It is well worth a read, especially with the recent surge in literature tackling the ethical conundrum of a world state as one way to overcome moral particularism. Erich Luna rated it really liked it Feb 19, Eric rated it liked it Mar 05, Hadeel marked it as to-read May 16, Melanie added it Sep 05, Gareth added it Nov 07, Naresh Phedap marked it as to-read Aug 05, There are no discussion topics on this book yet. About Andrew Linklater. Andrew Linklater. Books by Andrew Linklater.
Trivia About Men And Citizens No trivia or quizzes yet. Welcome back. Just a moment while we sign you in to your Goodreads account. On the available evidence, few scholars outside the field engage with IR. At one and the same time, it is essential to stand up for IR as an academic discipline and to aim to break down artificial disciplinary barriers that separate it from other areas of investigation.
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The future challenge is often identified with the rise of China or Asia as a whole , which grows from different civilizational backgrounds. All of these challenges question the Western rationality and its ability to manage international affairs. Does it mean anything serious for the emancipation force of the Western Reason which seems to be one of the main assumptions as well as goals in your research?
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Or are these recent challenges too particular in the sense that they distract us from more fundamental problems which are embedded in the modern system of states e. Two points come to mind. There has been a major re-examination of the idea of Western rationality and modernity as part of the reaction against those forms of oppression and violence. The same point probably applies to all cultures or civilizations as they seek to clarify the principles that can enable radically different peoples to live together amicably.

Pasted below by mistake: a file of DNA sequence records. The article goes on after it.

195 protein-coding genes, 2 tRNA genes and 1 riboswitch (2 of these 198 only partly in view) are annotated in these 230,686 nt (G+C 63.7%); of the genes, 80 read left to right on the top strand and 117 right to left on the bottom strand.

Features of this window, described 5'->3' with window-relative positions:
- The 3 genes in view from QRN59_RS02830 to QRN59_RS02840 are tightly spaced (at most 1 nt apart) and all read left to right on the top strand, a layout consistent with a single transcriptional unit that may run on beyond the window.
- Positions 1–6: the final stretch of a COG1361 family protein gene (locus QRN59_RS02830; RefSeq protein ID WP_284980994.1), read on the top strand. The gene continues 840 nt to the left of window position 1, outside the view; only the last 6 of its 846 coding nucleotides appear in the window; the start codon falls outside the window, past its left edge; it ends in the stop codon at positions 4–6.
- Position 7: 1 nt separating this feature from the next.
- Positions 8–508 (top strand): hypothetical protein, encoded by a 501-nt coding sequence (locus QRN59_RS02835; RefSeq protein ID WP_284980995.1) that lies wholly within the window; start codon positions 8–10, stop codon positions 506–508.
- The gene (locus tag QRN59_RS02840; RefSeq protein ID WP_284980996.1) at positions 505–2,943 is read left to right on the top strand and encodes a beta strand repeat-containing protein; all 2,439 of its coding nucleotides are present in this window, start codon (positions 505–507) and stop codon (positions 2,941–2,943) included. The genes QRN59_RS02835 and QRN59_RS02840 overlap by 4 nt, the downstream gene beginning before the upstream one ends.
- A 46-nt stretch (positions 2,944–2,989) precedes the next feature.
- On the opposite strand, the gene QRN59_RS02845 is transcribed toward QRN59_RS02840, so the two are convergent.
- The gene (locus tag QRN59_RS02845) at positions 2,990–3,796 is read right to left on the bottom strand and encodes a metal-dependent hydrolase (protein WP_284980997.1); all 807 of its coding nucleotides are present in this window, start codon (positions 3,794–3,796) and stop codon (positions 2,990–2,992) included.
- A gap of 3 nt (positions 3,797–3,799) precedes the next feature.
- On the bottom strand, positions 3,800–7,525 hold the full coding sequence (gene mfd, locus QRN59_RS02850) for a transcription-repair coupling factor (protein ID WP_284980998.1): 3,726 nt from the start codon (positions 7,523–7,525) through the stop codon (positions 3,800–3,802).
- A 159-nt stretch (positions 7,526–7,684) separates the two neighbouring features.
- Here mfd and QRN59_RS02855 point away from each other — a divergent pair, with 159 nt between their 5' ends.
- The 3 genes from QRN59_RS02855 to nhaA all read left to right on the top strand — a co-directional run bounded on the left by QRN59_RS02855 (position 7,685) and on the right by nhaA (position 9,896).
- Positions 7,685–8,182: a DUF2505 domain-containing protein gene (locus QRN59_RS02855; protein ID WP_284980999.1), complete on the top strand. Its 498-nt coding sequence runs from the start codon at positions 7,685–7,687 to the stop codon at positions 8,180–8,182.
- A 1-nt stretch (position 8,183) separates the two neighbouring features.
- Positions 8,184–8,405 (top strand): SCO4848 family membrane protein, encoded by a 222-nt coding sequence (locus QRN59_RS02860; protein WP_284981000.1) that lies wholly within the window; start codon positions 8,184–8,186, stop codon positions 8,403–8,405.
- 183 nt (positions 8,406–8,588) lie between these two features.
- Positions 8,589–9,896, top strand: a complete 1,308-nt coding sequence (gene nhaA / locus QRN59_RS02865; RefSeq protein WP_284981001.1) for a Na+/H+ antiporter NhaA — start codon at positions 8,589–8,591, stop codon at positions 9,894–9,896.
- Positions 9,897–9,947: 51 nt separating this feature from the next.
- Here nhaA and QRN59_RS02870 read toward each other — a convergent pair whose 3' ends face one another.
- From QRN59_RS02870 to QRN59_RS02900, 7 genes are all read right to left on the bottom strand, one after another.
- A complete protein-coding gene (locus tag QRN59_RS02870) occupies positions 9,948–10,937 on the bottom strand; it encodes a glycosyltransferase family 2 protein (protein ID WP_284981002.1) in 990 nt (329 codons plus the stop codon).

The notion of emancipation often arouses suspicions that it is anchored in some conception of the good life that should be lived by all. That is an understandable concern about the dangers of ethnocentrism and cultural domination. You mentioned a very interesting issue of intercultural learning. Non-Western parts of the world had their specific political traditions whether it was Chinese cosmology, politico-religious tradition of Islam or even some others.
But the question is if non-Western countries are or will be able to change the modern system of states which has been based on the Western modernity. Bull and Watson made major contributions to understanding the revolt against the West and the expansion of international society. As you know, their work was largely concerned with showing how non-Western peoples came to accept European principles of international relations.
As he argued, international society is still dominated by a very small number of Western states although that is now changing. Of course, a great deal has moved on in the period since Bull and Watson produced their study of the expansion of international society. Whether sensitivities to those issues will alter world politics radically is hard to say. Perhaps the question is whether rising centres of power will try to change those realities with a view to improving the circumstances of the poorest sections of world society or adopt a course that suits their interests as major powers.
What from the liberal project will they preserve? What will they shed? It is too early to tell. But the principles of international society are bound to change. Your book The Transformation of Political Community , which is probably your most acknowledged piece, claims that the modern state is a totalizing project which unprecedentedly accumulated political, military and economic sources of power.
This notion of the modern state as a totalizing project overlaps especially with the absolutist states of the 17th and 18th century and the Western states of the 19th century.
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Other authors for example Foucault emphasized that the modern state is totalizing in different ways. Are the contemporary Western states as totalizing as they used to be?
Are they totalizing in a different way? If not and if they provide a higher degree of freedom to their citizens, does it mean anything for overcoming the ethical dilemma of men as men i. Men and Citizens in the Theory of International Relations deals with the tension between the obligations of citizenship and the obligations of humanity in modern theories of the state and international relations.
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